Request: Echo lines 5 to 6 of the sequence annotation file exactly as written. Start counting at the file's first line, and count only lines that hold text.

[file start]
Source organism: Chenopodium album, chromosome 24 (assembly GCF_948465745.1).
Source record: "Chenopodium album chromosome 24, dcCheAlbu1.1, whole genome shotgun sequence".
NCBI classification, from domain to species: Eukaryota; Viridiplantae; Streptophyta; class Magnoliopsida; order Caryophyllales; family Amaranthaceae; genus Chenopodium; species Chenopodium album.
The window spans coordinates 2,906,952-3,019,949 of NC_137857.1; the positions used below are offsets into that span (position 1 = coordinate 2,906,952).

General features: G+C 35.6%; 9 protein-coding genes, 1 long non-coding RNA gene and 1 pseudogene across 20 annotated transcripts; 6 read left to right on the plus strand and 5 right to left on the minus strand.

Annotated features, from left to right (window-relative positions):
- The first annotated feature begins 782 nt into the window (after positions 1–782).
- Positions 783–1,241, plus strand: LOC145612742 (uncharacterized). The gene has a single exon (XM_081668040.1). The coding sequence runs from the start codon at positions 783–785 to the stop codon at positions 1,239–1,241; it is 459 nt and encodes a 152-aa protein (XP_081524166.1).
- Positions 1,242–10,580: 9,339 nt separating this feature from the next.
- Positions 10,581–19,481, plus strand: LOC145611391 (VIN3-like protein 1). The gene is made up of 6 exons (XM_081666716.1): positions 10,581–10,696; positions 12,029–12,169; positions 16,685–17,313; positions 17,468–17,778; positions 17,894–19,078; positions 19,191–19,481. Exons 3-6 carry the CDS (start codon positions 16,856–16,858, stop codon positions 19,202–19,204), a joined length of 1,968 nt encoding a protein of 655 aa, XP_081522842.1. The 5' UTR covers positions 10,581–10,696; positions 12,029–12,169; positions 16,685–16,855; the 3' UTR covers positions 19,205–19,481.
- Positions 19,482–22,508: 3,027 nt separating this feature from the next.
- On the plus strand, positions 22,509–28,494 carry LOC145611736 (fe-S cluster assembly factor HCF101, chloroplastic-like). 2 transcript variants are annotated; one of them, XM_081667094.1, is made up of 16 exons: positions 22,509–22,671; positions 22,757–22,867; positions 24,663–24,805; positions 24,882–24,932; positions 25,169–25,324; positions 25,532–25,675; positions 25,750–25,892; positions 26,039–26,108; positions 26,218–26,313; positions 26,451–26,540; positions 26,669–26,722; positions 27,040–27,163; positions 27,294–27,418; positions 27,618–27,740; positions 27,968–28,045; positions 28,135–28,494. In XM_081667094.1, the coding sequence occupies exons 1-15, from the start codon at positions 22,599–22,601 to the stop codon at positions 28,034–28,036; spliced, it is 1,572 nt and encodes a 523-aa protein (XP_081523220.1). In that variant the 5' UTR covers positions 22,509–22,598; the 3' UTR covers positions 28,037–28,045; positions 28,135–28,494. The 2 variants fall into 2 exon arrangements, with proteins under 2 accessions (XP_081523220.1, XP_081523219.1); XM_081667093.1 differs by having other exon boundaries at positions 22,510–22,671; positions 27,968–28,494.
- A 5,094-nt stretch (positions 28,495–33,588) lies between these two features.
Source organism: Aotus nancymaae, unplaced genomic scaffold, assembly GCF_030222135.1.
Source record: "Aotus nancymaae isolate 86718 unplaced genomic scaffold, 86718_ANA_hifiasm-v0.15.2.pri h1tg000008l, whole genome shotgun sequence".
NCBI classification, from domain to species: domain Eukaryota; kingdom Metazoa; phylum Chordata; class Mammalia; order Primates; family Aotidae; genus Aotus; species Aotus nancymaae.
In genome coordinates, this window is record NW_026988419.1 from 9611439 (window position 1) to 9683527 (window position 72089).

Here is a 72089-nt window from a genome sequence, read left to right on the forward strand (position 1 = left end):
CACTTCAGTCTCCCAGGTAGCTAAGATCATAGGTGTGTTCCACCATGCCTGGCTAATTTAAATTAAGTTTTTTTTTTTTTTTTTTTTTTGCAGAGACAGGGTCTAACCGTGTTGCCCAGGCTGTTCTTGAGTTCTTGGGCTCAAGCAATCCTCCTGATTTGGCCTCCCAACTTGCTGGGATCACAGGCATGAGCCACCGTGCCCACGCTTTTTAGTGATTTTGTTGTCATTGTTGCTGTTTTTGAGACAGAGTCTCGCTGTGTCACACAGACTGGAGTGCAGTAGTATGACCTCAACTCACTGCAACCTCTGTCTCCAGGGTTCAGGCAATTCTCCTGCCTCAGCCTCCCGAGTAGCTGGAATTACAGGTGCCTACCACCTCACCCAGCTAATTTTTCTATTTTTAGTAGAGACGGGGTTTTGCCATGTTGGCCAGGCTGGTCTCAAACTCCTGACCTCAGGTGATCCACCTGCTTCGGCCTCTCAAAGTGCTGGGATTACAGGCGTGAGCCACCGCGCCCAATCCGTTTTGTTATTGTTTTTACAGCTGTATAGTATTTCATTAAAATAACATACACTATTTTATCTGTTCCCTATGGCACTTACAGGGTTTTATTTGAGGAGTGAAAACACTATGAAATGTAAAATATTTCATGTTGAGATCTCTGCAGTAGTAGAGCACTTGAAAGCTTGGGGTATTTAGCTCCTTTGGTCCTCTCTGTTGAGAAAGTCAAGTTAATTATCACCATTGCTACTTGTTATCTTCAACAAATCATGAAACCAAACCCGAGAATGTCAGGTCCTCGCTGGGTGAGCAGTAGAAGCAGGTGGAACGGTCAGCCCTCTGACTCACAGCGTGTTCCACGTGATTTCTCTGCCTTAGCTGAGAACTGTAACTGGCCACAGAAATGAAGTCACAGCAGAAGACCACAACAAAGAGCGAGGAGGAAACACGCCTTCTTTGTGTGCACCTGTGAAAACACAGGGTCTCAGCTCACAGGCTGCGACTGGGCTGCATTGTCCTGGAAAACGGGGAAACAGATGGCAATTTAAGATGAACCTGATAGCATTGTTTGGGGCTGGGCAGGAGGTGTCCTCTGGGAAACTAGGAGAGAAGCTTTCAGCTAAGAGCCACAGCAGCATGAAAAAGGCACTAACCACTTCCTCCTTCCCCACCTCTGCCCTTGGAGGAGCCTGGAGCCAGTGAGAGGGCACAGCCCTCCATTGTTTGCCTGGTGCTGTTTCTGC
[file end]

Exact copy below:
General features: G+C 35.6%; 9 protein-coding genes, 1 long non-coding RNA gene and 1 pseudogene across 20 annotated transcripts; 6 read left to right on the plus strand and 5 right to left on the minus strand.

Annotated features, from left to right (window-relative positions):